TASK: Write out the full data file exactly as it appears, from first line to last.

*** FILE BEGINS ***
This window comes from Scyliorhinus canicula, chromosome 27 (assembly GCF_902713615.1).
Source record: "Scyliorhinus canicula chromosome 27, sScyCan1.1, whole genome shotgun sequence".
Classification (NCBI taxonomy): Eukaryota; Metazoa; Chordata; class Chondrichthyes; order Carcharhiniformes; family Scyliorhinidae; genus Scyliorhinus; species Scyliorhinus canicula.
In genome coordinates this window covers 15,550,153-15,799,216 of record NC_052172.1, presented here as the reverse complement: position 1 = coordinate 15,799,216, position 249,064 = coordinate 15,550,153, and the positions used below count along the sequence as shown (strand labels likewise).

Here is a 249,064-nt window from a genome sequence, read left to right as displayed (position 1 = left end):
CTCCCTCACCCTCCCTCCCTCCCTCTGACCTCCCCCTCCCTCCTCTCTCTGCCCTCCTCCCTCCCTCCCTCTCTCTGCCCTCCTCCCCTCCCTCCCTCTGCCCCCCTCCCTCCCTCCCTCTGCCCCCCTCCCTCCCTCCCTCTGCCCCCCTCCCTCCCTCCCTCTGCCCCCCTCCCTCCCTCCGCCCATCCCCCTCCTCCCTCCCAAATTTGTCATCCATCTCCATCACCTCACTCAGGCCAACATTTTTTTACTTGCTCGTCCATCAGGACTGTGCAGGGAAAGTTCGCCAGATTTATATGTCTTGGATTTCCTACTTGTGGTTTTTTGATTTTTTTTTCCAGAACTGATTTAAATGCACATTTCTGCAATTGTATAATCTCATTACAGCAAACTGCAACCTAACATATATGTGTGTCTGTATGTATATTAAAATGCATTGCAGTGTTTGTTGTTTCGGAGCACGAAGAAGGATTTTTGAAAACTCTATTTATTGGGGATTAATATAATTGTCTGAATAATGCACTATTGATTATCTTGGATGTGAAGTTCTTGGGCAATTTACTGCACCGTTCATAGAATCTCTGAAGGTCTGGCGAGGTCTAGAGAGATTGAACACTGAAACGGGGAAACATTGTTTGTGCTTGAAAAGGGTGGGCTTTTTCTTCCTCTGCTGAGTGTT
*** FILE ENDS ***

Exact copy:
This window comes from Scyliorhinus canicula, chromosome 27 (assembly GCF_902713615.1).
Source record: "Scyliorhinus canicula chromosome 27, sScyCan1.1, whole genome shotgun sequence".
Classification (NCBI taxonomy): Eukaryota; Metazoa; Chordata; class Chondrichthyes; order Carcharhiniformes; family Scyliorhinidae; genus Scyliorhinus; species Scyliorhinus canicula.
In genome coordinates this window covers 15,550,153-15,799,216 of record NC_052172.1, presented here as the reverse complement: position 1 = coordinate 15,799,216, position 249,064 = coordinate 15,550,153, and the positions used below count along the sequence as shown (strand labels likewise).

Here is a 249,064-nt window from a genome sequence, read left to right as displayed (position 1 = left end):
CTCCCTCACCCTCCCTCCCTCCCTCTGACCTCCCCCTCCCTCCTCTCTCTGCCCTCCTCCCTCCCTCCCTCTCTCTGCCCTCCTCCCCTCCCTCCCTCTGCCCCCCTCCCTCCCTCCCTCTGCCCCCCTCCCTCCCTCCCTCTGCCCCCCTCCCTCCCTCCCTCTGCCCCCCTCCCTCCCTCCGCCCATCCCCCTCCTCCCTCCCAAATTTGTCATCCATCTCCATCACCTCACTCAGGCCAACATTTTTTTACTTGCTCGTCCATCAGGACTGTGCAGGGAAAGTTCGCCAGATTTATATGTCTTGGATTTCCTACTTGTGGTTTTTTGATTTTTTTTTCCAGAACTGATTTAAATGCACATTTCTGCAATTGTATAATCTCATTACAGCAAACTGCAACCTAACATATATGTGTGTCTGTATGTATATTAAAATGCATTGCAGTGTTTGTTGTTTCGGAGCACGAAGAAGGATTTTTGAAAACTCTATTTATTGGGGATTAATATAATTGTCTGAATAATGCACTATTGATTATCTTGGATGTGAAGTTCTTGGGCAATTTACTGCACCGTTCATAGAATCTCTGAAGGTCTGGCGAGGTCTAGAGAGATTGAACACTGAAACGGGGAAACATTGTTTGTGCTTGAAAAGGGTGGGCTTTTTCTTCCTCTGCTGAGTGTT